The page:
“Most of the time they end up being quite complementary,” says Dr. Richard Glogau, a clinical professor of dermatology at the University of California, San Francisco.

Sometimes Botox and fillers are used in the same spots. For deep frown lines in the brow, Alster uses a "one-two punch": immobilizing the muscles with Botox and filling in the stubborn vertical lines between the eyebrows with Restylane.

And just because someone has cosmetic surgery doesn't mean he or she isn't also a candidate for injectables. A face lift may not completely eliminate lines around the mouth, says Dr. William Coleman, a clinical professor of dermatology at Tulane University in New Orleans and editor-in-chief of Dermatologic Surgery. And several years after a face lift, a patient may use a filler to tackle frown lines that have crept back, notes Lorenc.

But injectables don’t come cheap. Once you start treatments, it’ll cost you to keep up that youthful look. At hundreds of dollars a pop, the regular use of injectables two to three times a year could add up thousands of dollars over the years, even as much as a brow or full face lift. But unlike surgery, of course, injectables don't require time off from work or entail weeks of recovery.

Permanent not necessarily better
Consumers hoping to get more bang for their buck are seeking out longer-lasting, even permanent fillers.

While no permanent filler has been approved in the United States, some doctors are using fillers imported from other countries as well as products in this country that have been approved for other, non-cosmetic uses. And that has plenty of people in the medical beauty business concerned.

"Permanent fillers can portend permanent problems," says Dr. Rod Rohrich, chairman of plastic surgery at the University of Texas Southwestern Medical Center at Dallas and president of the American Society of Plastic Surgeons.

Liquid silicone, for instance, which is FDA-approved for treating detached retinas but not as a facial filler, has been associated with lasting inflammation and permanent nodules under the skin.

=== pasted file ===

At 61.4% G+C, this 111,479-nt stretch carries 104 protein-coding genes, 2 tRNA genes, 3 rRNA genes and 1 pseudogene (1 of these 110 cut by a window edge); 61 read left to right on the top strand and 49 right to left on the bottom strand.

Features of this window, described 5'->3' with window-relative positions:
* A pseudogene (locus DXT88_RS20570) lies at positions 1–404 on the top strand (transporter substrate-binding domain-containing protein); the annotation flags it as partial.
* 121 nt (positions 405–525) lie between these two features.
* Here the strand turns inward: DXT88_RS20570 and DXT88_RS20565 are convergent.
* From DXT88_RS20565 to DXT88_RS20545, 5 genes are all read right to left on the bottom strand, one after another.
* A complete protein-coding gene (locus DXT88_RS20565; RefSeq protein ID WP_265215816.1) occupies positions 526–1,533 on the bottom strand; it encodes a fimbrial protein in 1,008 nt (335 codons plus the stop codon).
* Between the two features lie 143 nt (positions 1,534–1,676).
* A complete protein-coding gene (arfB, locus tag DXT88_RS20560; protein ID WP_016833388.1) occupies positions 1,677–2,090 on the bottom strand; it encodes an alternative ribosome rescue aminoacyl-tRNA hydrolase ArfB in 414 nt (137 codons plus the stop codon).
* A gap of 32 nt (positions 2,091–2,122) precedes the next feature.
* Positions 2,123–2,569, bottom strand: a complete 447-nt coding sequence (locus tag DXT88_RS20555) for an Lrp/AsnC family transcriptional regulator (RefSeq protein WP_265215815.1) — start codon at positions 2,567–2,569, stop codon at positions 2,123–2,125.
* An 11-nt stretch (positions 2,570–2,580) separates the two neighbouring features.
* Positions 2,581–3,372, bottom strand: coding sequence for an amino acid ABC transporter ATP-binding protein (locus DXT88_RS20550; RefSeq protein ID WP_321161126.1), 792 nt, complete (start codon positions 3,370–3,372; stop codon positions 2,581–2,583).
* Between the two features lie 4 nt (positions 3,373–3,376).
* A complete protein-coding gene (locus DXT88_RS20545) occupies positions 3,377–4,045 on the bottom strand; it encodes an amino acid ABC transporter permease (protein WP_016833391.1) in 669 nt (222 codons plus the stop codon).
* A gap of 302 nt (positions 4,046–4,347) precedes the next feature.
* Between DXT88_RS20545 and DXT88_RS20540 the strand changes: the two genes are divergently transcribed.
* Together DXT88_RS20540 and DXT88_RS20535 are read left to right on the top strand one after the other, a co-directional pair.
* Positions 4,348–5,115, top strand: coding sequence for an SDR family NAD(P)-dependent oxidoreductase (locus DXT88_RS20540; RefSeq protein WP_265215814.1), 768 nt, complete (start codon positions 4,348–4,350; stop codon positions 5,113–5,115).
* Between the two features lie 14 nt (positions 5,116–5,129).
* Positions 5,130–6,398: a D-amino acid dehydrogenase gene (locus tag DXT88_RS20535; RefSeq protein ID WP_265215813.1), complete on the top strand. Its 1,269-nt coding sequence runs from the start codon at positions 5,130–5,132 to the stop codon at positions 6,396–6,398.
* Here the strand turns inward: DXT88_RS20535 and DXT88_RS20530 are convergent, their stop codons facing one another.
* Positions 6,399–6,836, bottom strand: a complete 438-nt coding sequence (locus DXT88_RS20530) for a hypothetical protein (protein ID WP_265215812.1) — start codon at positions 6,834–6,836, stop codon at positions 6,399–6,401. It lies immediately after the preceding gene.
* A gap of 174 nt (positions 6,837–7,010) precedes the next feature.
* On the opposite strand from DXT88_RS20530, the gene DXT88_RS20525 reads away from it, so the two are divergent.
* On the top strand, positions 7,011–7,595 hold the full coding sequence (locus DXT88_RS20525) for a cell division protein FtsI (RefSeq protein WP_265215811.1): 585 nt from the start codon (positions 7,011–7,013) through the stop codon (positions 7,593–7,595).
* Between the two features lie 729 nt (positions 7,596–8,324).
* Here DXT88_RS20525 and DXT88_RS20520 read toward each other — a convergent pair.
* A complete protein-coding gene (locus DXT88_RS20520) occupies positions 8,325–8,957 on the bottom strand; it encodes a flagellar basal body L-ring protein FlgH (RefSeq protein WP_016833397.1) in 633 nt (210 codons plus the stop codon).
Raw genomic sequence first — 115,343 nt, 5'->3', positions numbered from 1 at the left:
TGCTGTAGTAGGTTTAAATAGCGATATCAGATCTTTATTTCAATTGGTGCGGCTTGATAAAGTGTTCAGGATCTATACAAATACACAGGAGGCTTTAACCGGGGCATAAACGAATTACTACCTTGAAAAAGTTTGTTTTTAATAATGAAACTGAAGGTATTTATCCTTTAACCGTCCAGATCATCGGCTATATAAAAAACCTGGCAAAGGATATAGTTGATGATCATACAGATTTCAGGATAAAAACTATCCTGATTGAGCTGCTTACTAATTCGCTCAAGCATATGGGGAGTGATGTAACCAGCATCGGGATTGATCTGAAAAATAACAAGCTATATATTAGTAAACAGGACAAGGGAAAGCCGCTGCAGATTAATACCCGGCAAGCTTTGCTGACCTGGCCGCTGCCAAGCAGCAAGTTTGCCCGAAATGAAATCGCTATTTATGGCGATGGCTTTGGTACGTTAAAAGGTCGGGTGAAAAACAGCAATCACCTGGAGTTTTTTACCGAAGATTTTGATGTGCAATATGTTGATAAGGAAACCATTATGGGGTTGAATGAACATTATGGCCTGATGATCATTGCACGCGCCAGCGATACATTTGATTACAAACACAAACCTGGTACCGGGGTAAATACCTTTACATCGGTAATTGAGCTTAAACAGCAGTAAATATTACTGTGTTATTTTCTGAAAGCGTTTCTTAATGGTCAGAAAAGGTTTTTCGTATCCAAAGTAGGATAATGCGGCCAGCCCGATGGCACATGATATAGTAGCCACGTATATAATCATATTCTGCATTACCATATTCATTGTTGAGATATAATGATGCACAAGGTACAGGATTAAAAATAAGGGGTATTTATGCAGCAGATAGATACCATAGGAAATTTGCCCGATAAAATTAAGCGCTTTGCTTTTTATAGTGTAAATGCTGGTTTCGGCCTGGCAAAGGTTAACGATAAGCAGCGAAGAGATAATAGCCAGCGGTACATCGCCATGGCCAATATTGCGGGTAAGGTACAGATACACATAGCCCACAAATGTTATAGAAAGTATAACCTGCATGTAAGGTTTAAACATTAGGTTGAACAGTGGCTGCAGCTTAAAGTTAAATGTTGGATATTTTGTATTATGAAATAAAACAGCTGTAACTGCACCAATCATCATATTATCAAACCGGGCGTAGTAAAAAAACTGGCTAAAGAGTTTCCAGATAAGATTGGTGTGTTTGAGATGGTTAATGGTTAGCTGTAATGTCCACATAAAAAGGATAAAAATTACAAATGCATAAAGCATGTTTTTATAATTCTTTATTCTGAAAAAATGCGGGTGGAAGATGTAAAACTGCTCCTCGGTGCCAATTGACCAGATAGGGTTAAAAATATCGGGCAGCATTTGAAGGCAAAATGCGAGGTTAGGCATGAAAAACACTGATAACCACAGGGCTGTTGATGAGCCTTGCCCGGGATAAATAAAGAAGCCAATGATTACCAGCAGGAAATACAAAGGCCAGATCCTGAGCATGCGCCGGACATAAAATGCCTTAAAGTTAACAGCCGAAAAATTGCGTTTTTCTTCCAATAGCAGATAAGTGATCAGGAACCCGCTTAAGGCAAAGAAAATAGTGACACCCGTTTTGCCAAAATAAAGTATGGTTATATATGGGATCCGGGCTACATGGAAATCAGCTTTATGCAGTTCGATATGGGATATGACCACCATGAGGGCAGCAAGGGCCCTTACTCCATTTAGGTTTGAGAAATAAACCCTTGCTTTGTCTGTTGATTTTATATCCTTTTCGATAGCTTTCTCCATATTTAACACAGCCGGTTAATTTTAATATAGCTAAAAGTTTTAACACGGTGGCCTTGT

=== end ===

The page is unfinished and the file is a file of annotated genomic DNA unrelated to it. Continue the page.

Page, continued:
Another controversial product is Artecoll, which is available in other countries and is pending approval in the United States under the name Artefill. The product contains tiny synthetic beads suspended in bovine collagen. After the bovine collagen disintegrates, the body's own collagen fills in around the beads, which remain in the tissue permanently. Reported side effects include pockets of hard scar tissue.

As the potential problems with these products show, longer lasting may not necessarily be better. If a doctor makes a mistake or the results don't turn out as well as planned, then what?

"I don't think the ideal filler is permanent,” Alster says. “Our facial structure changes with time."

So while the currently approved treatments may not last forever, the advantage is that any mistakes also wear off with time. Side effects with the approved fillers are usually temporary and include redness and swelling.

To get the best results, experts in the field advise choosing a dermatologist or plastic surgeon who has significant experience with these products. Doctors who inject them incorrectly or in the wrong places could give patients an “over-Botoxed” look or no noticeable improvements at all.

The "frozen face" look can also be a byproduct of perfectionist patients who aren't satisfied until they've turned their faces into a blank slate, incapable of producing some of the expressions that make us human, says Alster.

"Some movement,” she emphasizes, “is natural."

© 2013 Reprints


Discussion comments


Most active discussions

  1. votes comments
  2. votes comments
  3. votes comments
  4. votes comments